C. elegans have the ability to regenerate neurons in adulthood, and this capacity is reduced with age. Adult neurons can be severed using laser axotomy, which allows for accurate and reproducible cutting of single neurons in vivo, followed by a stereotyped regenerative response [53]. This approach has been proposed as a model system to identify the molecular regulators of regeneration, and the mechanisms underlying its decline during aging [54, 55]. Using this approach, Byrne et al. characterized the decay in GABA motor neuron regeneration with age [56]. Most young adult (day 1) animals were able to regenerate, but by day 5 of adulthood, only about one quarter of severed axons could initiate regeneration, and those that could initiate failed to fully extend toward their targets. The age-related decline in regenerative capacity was delayed in daf-2 mutants, and this response required DAF-16. DAF-16 acts cell autonomously in neurons to regulate regeneration, independent of its functions in longevity. Moreover, other manipulations that extend lifespan (e.g. dietary restriction) do not improve regeneration, supporting the notion that improving regeneration is not simply a consequence of extending lifespan or healthspan. This result is somewhat surprising since DAF-16 has been found to be required for lifespan extension in response to some forms of dietary restriction. The mechanistic underpinnings responsible for this difference remains unknown, but one possibility is that it depends on the type of dietary restriction used. In the Byrne et al. study, eat-2 mutants were used to induce dietary restriction. However, DAF-16 is not completely necessary for eat-2-induced longevity [57, 58]. Perhaps other methods of dietary restriction would enhance regeneration. Nevertheless, this study suggests that DAF-16 promotes neuronal regeneration via a cell-intrinsic mechanism independent of its role in longevity, as expression of DAF-16 specifically in neurons rescued the age-associated deterioration of motor neuron regeneration [56].

DAF-16 also regulates development of the nervous system, and this function may be conserved in mammals. During development, DAF-16 promotes neurite outgrowth in interneurons that modulate locomotory behavior and thermotaxis (AIY neurons) [59]. The morphology of these neurons is highly stereotyped during development, and disruptions in AIY growth can be easily visualized using fluorescence microscopy. daf-16 mutants are defective in AIY neurite outgrowth and, interestingly, this function of DAF-16 is performed by one particular DAF-16 isoform, DAF-16B. Previous studies had implicated the DAF-16A, D and F isoforms as the variants that regulate longevity [60], suggesting that the regulation of aging and neuronal patterning by DAF-16 can be uncoupled. Notably, the N-terminal half of the DNA binding domain is encoded by different exons in DAF-16A and B. Thus, differences in motif binding preferences and therefore target gene regulation may drive neuron-specific versus longevity functions of DAF-16. However, this has yet to be explored. DAF-16A and B are also regulated by distinct promoters [61], which is also likely to contribute to their distinct functions. Importantly, Christensen et al. extend their findings to a mammalian system and find that FOXO is necessary for axon outgrowth in rat primary cerebellar granule neurons [59]. Simultaneous knockdown of FOXO1, 3, and 6 reduced axon length in these cells, and this phenotype could be rescued by expression of FOXO6. FOXO1 and FOXO3 were not tested, so the contribution of these isoforms to axon growth in mammals remains unclear. Nevertheless, these findings are consistent with the observation that FOXO6 knockout mice have decreased dendritic spine density in hippocampal neurons in vivo [38], and that FOXO6 regulates neuronal polarity.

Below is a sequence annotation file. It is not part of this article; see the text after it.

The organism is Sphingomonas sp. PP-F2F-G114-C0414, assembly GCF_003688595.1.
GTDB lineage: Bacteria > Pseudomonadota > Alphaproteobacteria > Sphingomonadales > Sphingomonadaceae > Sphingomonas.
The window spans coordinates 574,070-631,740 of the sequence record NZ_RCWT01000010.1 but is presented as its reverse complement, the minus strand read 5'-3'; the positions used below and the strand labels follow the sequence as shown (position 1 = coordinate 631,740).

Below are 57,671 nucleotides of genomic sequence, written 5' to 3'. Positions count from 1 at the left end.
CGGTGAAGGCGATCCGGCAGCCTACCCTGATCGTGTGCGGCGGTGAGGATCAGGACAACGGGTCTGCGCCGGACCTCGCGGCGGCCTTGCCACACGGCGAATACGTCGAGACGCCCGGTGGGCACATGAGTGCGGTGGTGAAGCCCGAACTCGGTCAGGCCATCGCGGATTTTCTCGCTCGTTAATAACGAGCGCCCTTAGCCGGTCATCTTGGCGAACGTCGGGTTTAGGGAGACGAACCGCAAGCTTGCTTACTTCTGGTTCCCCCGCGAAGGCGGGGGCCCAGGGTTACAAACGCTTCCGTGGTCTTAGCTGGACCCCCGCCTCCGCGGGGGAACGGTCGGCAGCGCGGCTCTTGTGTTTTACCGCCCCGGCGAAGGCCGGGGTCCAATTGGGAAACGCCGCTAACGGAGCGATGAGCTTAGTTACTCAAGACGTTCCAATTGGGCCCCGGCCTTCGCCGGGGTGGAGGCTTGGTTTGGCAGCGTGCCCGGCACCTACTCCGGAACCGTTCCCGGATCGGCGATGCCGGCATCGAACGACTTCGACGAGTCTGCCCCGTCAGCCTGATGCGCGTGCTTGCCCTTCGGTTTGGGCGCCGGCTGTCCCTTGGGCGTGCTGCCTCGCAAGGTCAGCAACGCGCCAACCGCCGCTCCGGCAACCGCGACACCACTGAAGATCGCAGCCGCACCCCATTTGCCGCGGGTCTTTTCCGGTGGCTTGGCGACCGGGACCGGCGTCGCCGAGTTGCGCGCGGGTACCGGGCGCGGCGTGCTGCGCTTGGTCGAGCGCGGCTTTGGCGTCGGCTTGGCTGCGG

4.2Axon regeneration in mammalian systems

Unlike the central nervous system, the mammalian peripheral nervous system (PNS) possesses the ability to regenerate. Common types of PNS injury are lacerations, contusions and avulsion (detachment) type injuries. However, the rate of regeneration is slow (1–3 mm per day), and functional recovery is often incomplete. A number of genes associated with regeneration in mammals have been identified. These factors include neurotrophic factors and structural proteins that orchestrate the repair and regrowth of nerves. Induction of the regeneration program peaks at one week post injury, then declines over the course of 2-3 months [62]. Regeneration also depends on Schwann cells, which provide growth support to the regenerating axons. Similar to C. elegans, regeneration of peripheral nerves also declines with age in mammals [63, 64], and the PI3K-AKT signaling pathway has been implicated in the process of regeneration [62]. However, in contrast to what has been observed in the nematode, IGF-1 can stimulate regeneration of mammalian axons in response to injury [65]. Consistent with this observation, FOXO3 levels are reduced in neurons and glia within 48 hours of spinal cord injury, and gradually recover over the course of four weeks [66, 67]. This trajectory is anti-correlated with PCNA levels and expression of GAP-43, a presynaptic membrane protein that guides axon regeneration. The relative contribution of FOXO3 in neurons versus glia is not known. In a model of acute spinal cord contusion, FOXO3 was primarily downregulated in astrocytes, which are induced to proliferate in response to injury [67]. While these studies do not address the functional role of FOXO3 in astrocytes upon injury, these finding suggest that FOXO3 functions in some way to restrain scar formation after spinal cord injury.